When Bandwidth swapped emails with D.C. indie rockers Spirit Plots in advance of the band’s show at Galaxy Hut tonight, the trio didn’t exactly get right to the point: its members went on tangents about lost cats and Michael Landon. But you couldn’t call the group’s debut EP roundabout. Released in August, Spectral Pitches boasts all of the slacker melodies of a Pavement album crammed into eight quick minutes.
How does Spirit Plots do it? The band has a simple process, writes guitarist Javier Diaz. “Our formula is Hook –> Chorus –> Bridge (repeat x2) –> End. Keep it under two minutes. Gold.”
The group has a similarly straightforward story it tells with personality. The group first formed as a nameless duo between singer/bassist “Irish Dave” Johnston and drummer Sammy Ponzar. The pair worked together in a number of acts—including local favorites America Hearts—and began to experiment with making music on their own, following what sounds like an unceremonious ouster from another group.
Johnston continued honing his skills as a songwriter, then played his home recordings for Ponzar and Club Scout member Diaz. They pronounced them indie-rock gems. (“Dave writes very short songs,” Ponzar writes. “Maybe it will keep the post-MTV millennials interested.”) Diaz took up guitar. Then it came time to decide on a moniker. “It’s a pretty bad name,” Johnston says of the final pick. “It was either that, or ‘Hot Dog and the Buttcrackers.'”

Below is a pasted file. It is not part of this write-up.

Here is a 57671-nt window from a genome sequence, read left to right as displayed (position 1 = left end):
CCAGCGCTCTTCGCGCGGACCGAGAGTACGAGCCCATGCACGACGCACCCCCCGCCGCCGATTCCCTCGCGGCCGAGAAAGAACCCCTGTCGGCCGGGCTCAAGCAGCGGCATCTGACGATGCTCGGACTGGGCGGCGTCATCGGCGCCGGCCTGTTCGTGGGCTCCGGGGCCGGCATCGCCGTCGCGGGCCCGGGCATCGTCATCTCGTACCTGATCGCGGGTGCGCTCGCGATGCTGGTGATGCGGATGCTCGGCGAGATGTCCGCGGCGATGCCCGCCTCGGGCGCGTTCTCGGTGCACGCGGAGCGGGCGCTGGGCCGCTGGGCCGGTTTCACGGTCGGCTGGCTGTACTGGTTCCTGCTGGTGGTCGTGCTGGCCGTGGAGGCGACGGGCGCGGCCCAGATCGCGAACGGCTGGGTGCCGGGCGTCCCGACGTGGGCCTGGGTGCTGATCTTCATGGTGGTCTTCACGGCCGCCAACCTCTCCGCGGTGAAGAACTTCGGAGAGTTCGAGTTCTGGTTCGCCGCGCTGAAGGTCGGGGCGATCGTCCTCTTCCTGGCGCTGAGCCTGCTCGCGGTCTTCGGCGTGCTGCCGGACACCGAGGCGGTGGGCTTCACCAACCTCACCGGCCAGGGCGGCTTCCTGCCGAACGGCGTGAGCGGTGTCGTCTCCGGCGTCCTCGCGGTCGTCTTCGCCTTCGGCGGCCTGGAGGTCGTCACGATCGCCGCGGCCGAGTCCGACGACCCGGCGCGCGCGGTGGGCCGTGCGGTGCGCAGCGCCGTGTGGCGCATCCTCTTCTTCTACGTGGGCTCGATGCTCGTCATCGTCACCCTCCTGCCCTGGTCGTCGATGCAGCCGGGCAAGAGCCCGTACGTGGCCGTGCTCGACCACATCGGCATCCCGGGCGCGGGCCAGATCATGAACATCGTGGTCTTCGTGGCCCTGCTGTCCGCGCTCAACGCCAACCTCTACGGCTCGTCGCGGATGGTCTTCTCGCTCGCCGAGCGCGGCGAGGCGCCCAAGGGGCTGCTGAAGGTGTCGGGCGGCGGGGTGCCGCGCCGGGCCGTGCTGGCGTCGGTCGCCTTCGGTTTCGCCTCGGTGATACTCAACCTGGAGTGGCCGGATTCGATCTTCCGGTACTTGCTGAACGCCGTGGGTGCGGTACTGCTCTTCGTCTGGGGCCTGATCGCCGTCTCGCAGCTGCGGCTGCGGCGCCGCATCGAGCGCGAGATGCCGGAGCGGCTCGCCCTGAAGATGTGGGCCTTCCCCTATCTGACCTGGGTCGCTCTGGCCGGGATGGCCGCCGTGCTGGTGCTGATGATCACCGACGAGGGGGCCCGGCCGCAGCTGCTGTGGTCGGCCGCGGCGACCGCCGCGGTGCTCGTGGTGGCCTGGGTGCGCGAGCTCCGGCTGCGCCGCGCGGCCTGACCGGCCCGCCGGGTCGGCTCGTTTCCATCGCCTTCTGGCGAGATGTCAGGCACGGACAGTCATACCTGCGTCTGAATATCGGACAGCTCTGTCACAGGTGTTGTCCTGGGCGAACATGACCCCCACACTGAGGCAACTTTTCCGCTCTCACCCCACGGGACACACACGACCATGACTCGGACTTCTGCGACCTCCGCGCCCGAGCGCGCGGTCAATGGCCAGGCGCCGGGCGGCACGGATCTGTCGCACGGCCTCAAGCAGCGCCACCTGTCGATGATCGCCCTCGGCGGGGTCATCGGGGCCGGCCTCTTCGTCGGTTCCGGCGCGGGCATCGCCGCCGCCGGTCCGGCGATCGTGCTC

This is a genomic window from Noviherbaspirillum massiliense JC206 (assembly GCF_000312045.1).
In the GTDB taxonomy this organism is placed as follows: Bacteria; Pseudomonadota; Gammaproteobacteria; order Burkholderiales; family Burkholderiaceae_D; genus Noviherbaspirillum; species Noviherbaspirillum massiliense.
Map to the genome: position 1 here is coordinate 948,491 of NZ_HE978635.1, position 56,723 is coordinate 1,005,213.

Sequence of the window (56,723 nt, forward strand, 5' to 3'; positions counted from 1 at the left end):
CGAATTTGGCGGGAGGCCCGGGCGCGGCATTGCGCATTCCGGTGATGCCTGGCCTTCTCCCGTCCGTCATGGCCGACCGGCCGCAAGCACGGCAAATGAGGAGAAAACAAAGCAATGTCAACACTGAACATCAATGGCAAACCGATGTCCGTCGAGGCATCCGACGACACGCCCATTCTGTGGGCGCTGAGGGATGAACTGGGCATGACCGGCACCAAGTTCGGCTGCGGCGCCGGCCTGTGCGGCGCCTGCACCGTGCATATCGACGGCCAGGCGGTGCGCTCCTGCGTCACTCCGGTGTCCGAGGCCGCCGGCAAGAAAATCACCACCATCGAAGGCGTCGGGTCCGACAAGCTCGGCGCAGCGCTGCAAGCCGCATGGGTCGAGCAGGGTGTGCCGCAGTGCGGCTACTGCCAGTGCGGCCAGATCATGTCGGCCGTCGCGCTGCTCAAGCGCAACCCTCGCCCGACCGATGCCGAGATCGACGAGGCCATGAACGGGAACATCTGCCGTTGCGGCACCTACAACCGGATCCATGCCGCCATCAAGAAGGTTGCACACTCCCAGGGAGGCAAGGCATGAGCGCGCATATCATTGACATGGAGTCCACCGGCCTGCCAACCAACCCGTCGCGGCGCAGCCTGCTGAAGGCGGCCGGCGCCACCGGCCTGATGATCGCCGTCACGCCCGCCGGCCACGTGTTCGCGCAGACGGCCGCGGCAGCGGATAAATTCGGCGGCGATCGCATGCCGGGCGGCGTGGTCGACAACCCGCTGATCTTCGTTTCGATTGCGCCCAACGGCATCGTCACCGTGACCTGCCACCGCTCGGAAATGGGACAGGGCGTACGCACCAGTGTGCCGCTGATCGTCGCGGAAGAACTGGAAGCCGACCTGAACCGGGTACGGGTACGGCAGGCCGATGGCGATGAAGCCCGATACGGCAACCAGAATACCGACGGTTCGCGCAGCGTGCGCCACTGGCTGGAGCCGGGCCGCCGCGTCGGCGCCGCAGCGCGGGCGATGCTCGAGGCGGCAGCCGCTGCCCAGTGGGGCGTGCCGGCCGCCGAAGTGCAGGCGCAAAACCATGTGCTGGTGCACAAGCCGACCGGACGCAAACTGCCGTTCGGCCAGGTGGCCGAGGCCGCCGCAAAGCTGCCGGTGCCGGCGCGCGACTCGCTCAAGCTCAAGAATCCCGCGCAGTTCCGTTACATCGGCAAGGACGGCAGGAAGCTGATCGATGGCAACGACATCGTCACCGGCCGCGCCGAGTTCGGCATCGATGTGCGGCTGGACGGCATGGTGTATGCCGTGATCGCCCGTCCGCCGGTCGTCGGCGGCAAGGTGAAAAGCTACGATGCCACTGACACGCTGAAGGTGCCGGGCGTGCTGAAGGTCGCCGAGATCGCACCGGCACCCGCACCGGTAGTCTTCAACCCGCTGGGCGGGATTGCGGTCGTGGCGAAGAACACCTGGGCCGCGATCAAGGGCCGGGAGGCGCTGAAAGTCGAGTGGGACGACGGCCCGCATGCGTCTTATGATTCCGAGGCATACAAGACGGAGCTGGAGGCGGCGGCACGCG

EP closer “Set Out” demonstrates Spirit Plots’ simple formula at full strength: On the track—a near-epic at more than two minutes long—the band establishes a loose vamp and spends the rest of the song resisting it, while Johnston spouts a series of nonsensical rhymes from deep in the mix. The tune’s backstory is just as confounding.
“On the DVD commentary of the movie The Princess Bride, Wallace Shawn tells a story of how Andre the Giant told him on the set of the film that Samuel Beckett used to drive him to school in an ambulance because he wouldn’t fit on the school bus,” Johnston writes. “This song is about their adventures together.”
Like the EP’s cover art—a picture of Evel Knievel catching air—the EP comes across as a blink-and-you-missed-it moment, designed to be experienced first and figured out later. No breaks divide the songs. “It keeps momentum going,” Ponzar writes. Listeners can rest when it’s over.